This December marks the 15th anniversary of the International Space Station (ISS).
In other space-related geek news, China just soft-landed a probe on the moon and released a rover on the surface, and Iran launched its second rocket and capsule into space, which contained a monkey, and returned it to Earth successfully. Finally, an ancient Martian lake explored by the Mars Rover could have supported life, according to recent reports. (See “NASA says ‘Hands off our stuff on the moon!’ “),
All of this will fuel more efforts for future manned and telepresence efforts. You can check out this EDN blog, “Finally, a practical approach to space,” for more information.
First of all, it takes larger rocket engines and more fuel as onboard weight increases on a mission, so you want to keep weight and size down to keep costs down. For an electronics payload, guidance, communications, and control systems that means high levels of integration.
Techniques such as Analog front ends (AFEs), Power management Integrated Circuits (PMICs), and microcontrollers with lots of analog integrated or lots of analog with a micro integrated are recommended. You also want efficient power — avoid heavy heatsinks and transformers if possible. This means switching regulators, low resistance MOSFETs, and AC-power your circuit without a transformer or a low-cost, non-isolated AC/DC buck converter with no transformer.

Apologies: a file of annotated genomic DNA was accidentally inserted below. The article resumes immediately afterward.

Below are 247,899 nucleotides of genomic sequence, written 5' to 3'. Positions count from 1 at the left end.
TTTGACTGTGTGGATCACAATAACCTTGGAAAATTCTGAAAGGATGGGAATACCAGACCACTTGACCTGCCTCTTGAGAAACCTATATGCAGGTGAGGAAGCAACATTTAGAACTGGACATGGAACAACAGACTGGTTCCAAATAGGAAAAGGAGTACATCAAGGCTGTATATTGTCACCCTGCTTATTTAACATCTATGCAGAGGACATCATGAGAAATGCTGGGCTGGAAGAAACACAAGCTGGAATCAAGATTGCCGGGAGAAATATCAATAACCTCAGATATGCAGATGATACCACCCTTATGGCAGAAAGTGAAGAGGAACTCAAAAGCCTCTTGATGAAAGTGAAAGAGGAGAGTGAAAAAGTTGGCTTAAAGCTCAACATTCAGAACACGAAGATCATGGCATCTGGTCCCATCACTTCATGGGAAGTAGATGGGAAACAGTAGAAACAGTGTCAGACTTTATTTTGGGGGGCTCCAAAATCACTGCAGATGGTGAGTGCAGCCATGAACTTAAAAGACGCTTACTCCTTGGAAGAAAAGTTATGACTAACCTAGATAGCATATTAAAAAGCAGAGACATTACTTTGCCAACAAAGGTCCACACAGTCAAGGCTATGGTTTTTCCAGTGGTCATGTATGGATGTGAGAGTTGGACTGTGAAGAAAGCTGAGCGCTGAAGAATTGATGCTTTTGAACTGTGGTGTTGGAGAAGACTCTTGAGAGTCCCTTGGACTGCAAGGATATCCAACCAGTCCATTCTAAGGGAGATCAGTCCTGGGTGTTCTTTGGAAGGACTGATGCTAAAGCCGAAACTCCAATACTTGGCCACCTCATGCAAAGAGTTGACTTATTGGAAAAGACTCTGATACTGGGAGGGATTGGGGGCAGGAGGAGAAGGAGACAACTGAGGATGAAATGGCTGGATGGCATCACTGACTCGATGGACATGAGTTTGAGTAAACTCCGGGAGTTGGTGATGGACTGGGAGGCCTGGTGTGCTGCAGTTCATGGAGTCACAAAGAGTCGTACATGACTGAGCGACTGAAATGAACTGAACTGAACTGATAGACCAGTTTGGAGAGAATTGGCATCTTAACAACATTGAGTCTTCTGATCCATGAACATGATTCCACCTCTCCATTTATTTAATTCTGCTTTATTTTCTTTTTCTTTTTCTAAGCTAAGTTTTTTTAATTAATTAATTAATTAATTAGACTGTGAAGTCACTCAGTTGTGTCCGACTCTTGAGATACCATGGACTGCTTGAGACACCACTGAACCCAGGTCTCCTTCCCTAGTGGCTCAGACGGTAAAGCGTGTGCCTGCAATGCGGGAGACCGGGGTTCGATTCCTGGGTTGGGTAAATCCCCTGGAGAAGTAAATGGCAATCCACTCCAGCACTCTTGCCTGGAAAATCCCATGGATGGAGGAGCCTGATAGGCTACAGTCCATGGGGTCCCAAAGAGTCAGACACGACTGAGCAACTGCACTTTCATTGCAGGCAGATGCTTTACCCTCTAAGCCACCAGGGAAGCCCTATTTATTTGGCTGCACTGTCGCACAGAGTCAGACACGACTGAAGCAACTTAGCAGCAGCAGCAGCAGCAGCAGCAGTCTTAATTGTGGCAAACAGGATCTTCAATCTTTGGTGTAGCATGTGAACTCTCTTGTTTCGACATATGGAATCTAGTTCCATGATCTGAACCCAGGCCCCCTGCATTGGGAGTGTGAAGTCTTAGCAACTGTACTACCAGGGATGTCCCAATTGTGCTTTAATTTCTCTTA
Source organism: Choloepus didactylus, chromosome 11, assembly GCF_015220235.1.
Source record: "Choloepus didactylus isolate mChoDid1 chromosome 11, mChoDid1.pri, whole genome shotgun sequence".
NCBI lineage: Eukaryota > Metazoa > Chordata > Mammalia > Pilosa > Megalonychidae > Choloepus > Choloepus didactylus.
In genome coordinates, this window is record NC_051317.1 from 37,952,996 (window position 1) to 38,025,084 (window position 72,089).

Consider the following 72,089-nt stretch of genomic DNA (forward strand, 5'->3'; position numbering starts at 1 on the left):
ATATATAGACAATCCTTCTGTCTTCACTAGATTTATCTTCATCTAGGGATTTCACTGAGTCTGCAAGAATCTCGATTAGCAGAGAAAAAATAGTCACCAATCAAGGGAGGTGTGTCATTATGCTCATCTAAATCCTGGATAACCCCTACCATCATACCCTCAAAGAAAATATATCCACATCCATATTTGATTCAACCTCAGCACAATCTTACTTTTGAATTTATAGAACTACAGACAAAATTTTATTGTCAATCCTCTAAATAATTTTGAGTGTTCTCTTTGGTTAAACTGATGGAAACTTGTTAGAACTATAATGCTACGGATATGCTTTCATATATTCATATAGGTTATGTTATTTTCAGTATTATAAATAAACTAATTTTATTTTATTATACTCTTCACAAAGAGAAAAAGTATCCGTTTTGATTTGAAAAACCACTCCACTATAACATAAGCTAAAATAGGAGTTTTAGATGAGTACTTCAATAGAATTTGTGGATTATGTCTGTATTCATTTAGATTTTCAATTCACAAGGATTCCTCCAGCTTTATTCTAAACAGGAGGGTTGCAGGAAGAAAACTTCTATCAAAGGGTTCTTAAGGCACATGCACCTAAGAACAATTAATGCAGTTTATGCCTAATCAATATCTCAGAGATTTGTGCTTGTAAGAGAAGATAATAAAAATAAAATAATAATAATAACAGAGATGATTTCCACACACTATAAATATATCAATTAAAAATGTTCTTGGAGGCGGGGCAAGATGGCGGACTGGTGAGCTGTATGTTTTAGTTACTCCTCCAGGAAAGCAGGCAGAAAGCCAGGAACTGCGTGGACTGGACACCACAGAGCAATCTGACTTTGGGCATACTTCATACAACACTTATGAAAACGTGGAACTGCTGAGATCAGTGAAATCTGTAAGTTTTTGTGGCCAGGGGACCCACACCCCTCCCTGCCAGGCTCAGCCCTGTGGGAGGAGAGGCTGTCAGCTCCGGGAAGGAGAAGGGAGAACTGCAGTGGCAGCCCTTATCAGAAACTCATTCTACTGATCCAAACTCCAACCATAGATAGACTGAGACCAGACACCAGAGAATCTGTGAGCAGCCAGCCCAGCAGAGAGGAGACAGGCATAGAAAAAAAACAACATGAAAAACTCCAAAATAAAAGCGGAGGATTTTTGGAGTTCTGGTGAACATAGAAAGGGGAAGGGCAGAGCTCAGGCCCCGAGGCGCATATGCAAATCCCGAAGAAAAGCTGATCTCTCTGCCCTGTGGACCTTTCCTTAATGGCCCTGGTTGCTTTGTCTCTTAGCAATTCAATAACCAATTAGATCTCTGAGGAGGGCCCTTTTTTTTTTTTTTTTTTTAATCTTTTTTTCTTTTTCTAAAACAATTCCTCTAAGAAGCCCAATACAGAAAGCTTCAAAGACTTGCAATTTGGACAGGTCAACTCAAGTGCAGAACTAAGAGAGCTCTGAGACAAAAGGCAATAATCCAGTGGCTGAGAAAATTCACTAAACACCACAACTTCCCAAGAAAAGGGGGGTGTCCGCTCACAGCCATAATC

Don't forget about selecting the right process for small, power-efficient ICs.
And finally, stay current with the changes in the industry to use the best integration strategy for your designs.
We'll be looking at more topics related to space and integration on Planet Analog and Integration Nation, as well as on EDN. In the meantime, let us know what you still find fascinating about space and technology on our message board.